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Marijuana ETFs Blaze Higher

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·4 min read
In this article:
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  • TOKE
  • MJO
  • THCX
  • MJ
  • VALT

Cannabis ETFs were blazing after Representative Nancy Mace (R-SC) tweeted that she plans to unveil a new bill that would legalize marijuana at the federal level. The bill would remove the plant from the list of federally controlled substances.

While cannabis-related ETFs have been on a decline for much of the year, this news was enough to lift them by double digits during the week of Nov. 8. The U.S.-focused AdvisorShares Pure US Cannabis ETF (MSOS) gained 14.0%. The AdvisorShares Pure Cannabis ETF (YOLO) and the ETFMG Alternative Harvest ETF (MJ), which take a global approach, were up 12.8% and 10.9%, respectively.

Cannabis-related ETFs shot higher after Joe Biden’s nomination. Both he and Vice President Harris had stated they were in favor of policy reform. President Biden, however, has only backed medical legalization and decriminalization.

The lack of movement on the issue after Biden took office brought these ETFs off their highs. But Mace’s bill, which would see marijuana regulated similarly to alcohol, could appeal to those on the right side of the aisle because it invokes states’ rights.

The proposed bill would also not call for the degree of regulation or taxation as prior legalization bills have, such as of that proposed by Senator Chuck Schumer.

Several Options Available
There are currently 10 U.S.-listed marijuana ETFs available, with MJ and MSOS being the largest, at over $1 billion in AUM each.

Currently, the cheapest cannabis ETF is the Cambria Cannabis ETF (TOKE), with a 0.42% expense ratio. This is significantly lower than the average expense ratio of 0.71%. The low cost is especially notable when you consider that TOKE is active.

Though it is 0.33% cheaper than the passive MJ, TOKE has underperformed by 4.1% year-to-date.

Using the ETF Comparison Tool shows that there is some overlap in the top holdings between the two funds, though TOKE’s active approach means that this could change.

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MJ currently holds a 7.7% allocation to the ETFMG Sit Ultra Short ETF (VALT), which is purchased with the proceeds from securities lending collateral. Securities lending can introduce additional risks to the portfolio but can also help offset a higher expense ratio.

Not all ETFs participate in securities lending, so it is important to understand if a fund you hold is incurring this additional risk. This information can always be found in the fund profile under “fund structure.”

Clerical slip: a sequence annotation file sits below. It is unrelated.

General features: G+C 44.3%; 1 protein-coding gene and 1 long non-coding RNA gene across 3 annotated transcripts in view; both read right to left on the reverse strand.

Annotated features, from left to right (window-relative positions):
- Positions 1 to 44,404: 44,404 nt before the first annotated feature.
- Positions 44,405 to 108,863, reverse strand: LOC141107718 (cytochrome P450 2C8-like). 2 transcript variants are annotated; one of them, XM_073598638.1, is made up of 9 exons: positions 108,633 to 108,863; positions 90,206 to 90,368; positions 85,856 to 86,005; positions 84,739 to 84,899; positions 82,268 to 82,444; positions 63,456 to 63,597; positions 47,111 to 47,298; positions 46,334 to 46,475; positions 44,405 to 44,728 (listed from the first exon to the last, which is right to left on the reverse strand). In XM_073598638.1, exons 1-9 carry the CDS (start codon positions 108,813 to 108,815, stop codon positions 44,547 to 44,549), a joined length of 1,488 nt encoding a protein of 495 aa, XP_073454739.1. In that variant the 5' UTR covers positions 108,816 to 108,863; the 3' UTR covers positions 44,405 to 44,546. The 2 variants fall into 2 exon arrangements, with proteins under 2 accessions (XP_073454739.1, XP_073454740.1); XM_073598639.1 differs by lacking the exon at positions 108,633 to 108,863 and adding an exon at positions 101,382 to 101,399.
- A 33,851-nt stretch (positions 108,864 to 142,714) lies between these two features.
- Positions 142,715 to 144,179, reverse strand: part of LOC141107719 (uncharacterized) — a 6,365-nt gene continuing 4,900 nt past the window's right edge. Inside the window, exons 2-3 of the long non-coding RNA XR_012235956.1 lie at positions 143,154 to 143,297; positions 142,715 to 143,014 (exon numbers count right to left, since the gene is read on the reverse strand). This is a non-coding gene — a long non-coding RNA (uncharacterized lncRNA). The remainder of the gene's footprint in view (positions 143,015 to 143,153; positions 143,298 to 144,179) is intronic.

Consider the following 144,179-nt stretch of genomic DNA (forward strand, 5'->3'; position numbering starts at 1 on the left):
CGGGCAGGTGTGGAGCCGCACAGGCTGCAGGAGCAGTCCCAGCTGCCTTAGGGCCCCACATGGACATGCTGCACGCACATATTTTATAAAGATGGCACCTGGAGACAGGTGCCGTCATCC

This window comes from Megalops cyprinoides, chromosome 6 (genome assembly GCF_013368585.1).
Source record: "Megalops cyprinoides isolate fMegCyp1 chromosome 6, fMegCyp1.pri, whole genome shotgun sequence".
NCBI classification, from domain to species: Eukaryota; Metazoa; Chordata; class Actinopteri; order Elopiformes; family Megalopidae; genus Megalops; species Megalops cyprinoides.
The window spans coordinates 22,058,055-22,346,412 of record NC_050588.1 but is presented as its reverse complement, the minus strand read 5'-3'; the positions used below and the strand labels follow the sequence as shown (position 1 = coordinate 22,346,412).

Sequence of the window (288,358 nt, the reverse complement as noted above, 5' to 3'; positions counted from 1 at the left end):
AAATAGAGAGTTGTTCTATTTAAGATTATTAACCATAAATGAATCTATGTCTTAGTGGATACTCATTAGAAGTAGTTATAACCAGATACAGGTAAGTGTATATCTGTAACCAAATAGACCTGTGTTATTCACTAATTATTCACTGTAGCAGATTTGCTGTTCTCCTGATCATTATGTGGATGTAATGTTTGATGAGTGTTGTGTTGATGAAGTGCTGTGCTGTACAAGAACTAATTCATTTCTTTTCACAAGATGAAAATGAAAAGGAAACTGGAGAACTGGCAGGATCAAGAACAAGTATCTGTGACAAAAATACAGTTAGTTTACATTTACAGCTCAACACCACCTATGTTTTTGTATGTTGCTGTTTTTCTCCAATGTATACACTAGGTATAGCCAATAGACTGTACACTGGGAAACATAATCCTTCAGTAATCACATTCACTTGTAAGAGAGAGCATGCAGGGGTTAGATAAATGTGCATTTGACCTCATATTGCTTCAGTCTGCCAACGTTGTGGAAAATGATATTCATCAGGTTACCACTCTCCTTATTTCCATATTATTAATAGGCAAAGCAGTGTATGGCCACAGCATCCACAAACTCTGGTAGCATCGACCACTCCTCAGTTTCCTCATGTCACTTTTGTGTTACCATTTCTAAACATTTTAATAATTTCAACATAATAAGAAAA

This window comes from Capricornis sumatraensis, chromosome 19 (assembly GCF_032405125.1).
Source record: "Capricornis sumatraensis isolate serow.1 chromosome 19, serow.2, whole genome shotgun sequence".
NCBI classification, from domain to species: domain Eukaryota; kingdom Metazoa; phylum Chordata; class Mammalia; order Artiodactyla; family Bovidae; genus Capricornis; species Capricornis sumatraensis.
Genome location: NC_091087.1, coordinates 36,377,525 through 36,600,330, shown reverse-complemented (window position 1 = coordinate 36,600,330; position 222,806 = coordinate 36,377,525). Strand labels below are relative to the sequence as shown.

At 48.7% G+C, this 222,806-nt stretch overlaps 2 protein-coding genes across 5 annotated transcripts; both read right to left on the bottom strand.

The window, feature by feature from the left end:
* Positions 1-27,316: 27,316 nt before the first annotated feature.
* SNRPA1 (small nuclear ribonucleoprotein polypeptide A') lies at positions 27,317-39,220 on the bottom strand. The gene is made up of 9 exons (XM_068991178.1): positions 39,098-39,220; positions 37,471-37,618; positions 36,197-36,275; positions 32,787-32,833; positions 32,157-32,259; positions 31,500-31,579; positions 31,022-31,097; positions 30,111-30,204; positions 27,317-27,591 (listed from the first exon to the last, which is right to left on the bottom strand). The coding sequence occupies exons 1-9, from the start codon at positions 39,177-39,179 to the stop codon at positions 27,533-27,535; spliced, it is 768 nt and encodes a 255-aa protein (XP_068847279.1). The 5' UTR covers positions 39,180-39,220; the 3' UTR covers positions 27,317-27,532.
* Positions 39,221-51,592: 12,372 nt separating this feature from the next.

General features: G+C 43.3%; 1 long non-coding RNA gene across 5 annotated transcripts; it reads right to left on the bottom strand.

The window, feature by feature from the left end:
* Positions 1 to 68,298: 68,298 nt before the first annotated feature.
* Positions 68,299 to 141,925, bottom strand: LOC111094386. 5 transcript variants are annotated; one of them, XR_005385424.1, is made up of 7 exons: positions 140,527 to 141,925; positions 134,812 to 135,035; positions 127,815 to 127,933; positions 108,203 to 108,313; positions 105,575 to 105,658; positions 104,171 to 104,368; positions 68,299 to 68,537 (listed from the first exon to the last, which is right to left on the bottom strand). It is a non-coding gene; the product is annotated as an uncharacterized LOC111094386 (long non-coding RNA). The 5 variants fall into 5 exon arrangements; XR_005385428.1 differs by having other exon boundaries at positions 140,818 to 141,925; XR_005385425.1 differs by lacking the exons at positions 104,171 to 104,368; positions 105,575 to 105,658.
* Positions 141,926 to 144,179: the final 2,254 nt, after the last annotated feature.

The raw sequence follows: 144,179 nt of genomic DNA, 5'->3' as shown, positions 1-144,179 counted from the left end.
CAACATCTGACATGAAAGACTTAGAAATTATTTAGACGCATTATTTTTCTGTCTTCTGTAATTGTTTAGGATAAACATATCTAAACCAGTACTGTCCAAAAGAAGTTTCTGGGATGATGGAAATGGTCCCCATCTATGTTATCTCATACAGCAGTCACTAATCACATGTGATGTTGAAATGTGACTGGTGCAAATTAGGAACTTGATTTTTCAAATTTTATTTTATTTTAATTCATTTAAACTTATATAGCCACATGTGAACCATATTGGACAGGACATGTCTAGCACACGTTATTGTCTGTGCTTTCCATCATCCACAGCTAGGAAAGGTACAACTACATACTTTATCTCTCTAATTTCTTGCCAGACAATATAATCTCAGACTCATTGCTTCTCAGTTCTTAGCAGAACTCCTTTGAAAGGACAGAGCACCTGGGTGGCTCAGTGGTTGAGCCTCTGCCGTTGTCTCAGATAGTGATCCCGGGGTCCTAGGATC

Domestic Or Global?
Legalization is not just a domestic issue. In fact, the U.S. has some of the most marijuana-friendly laws around the world. The substance remains illegal in much of the world.

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Chart courtesy of ETFMG

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Though this suggests there is substantial growth ahead for global cannabis-related companies, current legalization talks in the U.S. are likely to benefit domestically focused ETFs such as MSOS the most.

Leveraged Play
There is also a leveraged way to play this area of the market. The MicroSectors Cannabis 2x Leveraged ETN (MJO) offers 2x leveraged exposure to North American cannabis companies that are selected and weighted by market cap.

Rather than holding a basket of equities, ETNs are debt notes issued by a bank. Unlike ETFs, this means they are exposed to counterparty risk. However, ETNs do have some benefits of their own.

As the name suggests, MJO has significantly more volatility than a fund like The Cannabis ETF (THCX) which also offers exposure to North American cannabis companies. Year-to-date, MJO is up 25.0% compared with just 3.7% for THCX.

But MJO was up 20.6% last week alone, after declining for much of the year. The fund had fallen by 39.3% from Feb. 10 through March 8., while THCX had only sunk by 29.3% in the same time frame.

Leveraged plays can be beneficial for those who have a strong conviction on near-term price movements for a certain area of the market. However, the risks rise for those who hold leveraged funds long term.

With so many different ETFs offering exposure to cannabis, investors can pick and choose among them to select the fund that offers their desired approach to the space.

Contact Jessica Ferringer at jessica.ferringer@etf.com or follow her on Twitter

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